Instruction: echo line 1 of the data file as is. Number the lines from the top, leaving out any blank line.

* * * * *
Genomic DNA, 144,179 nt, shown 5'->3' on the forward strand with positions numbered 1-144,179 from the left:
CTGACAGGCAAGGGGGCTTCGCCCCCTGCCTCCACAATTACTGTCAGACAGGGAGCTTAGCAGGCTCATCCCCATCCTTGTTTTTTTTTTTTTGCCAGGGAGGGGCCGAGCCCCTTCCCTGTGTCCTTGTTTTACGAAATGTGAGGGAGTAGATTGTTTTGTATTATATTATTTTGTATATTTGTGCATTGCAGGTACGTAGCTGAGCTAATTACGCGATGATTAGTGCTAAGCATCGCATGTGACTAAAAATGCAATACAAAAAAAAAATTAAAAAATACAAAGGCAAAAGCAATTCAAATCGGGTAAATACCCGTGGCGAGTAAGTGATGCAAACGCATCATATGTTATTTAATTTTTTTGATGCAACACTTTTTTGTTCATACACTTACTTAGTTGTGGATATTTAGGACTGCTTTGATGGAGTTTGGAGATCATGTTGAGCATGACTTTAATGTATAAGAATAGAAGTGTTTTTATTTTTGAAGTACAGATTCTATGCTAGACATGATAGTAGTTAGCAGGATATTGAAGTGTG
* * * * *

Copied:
Genomic DNA, 144,179 nt, shown 5'->3' on the forward strand with positions numbered 1-144,179 from the left: